DAVOS FORUM: when private jets reinforce the climate crisis

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FORUM DE DAVOS : quand les jets privés renforcent la crise climatique ©DushlikShutterstock

During the week of the World Economic Forum (WEF) 2022, CO2 emissions from private jets flying into Davos were four times higher than usual. This is the finding of the Dutch environmental consultancy CE Delft in a recently published study. Commissioned by the non-governmental organisation (NGO) Greenpeace, the study is published on the eve of the 53rd edition of the Davos Forum, which takes place from 16 to 20 January 2023, under the theme "Cooperation in a fragmented world".

Africans are burdened by the effects of climate change while the use of private jets at the Davos Fora reinforces global warming. A new analysis commissioned by Greenpeace International shows that 1,040 private jets flew to and from airports serving the Swiss mountain resort of Davos during the week of the World Economic Forum (WEF) 2022, resulting in private jet-related CO2 emissions four times higher than the average week.

The study, conducted by Dutch environmental consultancy CE Delft, reveals that the number of private jet flights to and from airports serving Davos doubled during the World Economic Forum 2022 meeting, causing CO2 emissions equivalent to 350,000 average cars over the same period. Of all these flights, 53% were short-haul flights of less than 750km that could easily have been train or car journeys, and 38% were ultra-short flights of less than 500km. The shortest flight recorded was just 21 km. According to the analysis, the countries with the highest number of arrivals and departures from Davos airports were Germany, France and Italy.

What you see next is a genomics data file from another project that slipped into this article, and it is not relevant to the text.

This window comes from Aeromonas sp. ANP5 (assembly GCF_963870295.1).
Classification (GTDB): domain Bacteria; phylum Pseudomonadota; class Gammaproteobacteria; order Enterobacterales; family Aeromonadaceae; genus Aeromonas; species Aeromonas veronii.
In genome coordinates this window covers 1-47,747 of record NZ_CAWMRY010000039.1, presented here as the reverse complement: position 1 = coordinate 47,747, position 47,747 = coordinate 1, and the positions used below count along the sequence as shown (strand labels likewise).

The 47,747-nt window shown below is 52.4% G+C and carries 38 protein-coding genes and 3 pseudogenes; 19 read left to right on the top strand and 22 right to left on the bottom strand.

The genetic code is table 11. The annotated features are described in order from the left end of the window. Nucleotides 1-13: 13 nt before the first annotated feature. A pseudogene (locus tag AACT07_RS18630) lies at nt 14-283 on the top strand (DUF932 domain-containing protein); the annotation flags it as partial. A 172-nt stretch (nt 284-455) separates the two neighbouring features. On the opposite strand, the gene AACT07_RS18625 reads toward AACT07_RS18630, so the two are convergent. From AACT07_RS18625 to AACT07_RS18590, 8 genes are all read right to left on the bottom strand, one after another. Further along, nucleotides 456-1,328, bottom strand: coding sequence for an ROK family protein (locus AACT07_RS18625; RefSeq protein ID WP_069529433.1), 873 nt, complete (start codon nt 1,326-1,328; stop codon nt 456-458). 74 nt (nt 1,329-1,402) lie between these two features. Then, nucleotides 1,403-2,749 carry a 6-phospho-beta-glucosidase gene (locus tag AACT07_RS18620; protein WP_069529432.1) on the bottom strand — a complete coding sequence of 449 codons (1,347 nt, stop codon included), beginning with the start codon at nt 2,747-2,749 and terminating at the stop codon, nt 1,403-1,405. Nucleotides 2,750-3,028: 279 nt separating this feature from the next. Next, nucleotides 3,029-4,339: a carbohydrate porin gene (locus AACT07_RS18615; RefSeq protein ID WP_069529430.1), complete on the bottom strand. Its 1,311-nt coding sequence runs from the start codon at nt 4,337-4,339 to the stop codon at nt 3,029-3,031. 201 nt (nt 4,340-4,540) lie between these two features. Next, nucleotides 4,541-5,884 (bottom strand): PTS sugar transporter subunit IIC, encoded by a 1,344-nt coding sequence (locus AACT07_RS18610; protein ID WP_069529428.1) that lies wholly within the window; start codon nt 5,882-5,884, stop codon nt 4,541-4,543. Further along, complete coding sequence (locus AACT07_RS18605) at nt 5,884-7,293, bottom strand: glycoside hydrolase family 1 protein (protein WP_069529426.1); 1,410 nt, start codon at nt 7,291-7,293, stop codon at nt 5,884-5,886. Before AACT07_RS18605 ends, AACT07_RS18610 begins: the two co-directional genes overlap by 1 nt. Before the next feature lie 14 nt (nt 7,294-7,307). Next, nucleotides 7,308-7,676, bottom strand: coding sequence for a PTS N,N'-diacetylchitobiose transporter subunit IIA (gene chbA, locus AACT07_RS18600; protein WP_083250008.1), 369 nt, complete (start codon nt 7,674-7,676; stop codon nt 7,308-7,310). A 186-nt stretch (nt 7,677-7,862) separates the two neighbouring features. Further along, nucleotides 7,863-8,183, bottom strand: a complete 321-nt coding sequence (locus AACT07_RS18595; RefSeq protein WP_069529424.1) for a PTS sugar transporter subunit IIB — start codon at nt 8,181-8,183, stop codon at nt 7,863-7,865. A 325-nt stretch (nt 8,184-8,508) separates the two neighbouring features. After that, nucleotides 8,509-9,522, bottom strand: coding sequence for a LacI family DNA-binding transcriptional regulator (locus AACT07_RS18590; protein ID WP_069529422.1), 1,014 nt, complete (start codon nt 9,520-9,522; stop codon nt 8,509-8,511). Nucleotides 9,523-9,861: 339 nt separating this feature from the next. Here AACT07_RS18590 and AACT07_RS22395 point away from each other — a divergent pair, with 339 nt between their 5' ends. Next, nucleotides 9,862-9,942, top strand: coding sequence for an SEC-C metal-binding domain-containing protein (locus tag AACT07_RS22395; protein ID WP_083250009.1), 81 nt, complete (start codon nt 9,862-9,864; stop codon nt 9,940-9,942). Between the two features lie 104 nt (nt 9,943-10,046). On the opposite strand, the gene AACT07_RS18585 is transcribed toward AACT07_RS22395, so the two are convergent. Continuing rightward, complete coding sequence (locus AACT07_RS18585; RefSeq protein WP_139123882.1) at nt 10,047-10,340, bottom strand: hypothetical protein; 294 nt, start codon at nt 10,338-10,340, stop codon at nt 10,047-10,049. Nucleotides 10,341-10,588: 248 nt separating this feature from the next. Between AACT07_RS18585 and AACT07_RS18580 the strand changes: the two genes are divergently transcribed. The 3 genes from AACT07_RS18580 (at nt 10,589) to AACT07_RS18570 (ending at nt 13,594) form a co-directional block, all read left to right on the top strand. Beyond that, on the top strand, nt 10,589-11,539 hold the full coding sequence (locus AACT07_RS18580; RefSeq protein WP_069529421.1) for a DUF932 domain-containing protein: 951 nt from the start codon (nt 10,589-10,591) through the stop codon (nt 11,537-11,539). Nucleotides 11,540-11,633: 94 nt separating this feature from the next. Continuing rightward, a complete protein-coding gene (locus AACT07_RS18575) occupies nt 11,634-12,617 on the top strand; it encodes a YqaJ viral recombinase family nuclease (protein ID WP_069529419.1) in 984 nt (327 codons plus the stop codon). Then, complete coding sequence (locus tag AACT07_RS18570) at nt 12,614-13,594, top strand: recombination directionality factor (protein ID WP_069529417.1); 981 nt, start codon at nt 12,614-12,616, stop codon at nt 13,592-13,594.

Private jets pollute at the expense of regions like Africa

According to a study by Transport & Environment, private jets are 5 to 14 times more polluting than commercial aircraft (per passenger), and 50 times more polluting than trains. In 2018, 50% of all aviation emissions were caused by just 1% of the world’s population.

In 2022, the issue of private jets gained global attention after several celebrities were criticised for taking ultra-short trips in this mode of transport. “Given that 80% of the world’s population has never flown, but suffers the consequences of climate-damaging aviation emissions, and that the World Economic Forum claims to be committed to the 1.5°C climate target set in Paris, this annual private jet extravaganza is a master class in tasteless hypocrisy. Private jets must be relegated to the dustbin of history if we want a green, fair and safe future for all. World leaders must lead by example and ban private jets and unnecessary short-haul flights,” says Melita Steele, Greenpeace Africa’s programme director.

Read-also-AFRICA: Air pollution is the second highest risk factor for death 

The analysis published by Greenpeace International comes on the eve of the 53rd edition of the Davos Forum, which takes place from 16 to 20 January 2023, on the theme of “Cooperation in a Fragmented World”, with the participation of more than 2,700 personalities from 130 countries, including heads of state and government.

Boris Ngounou


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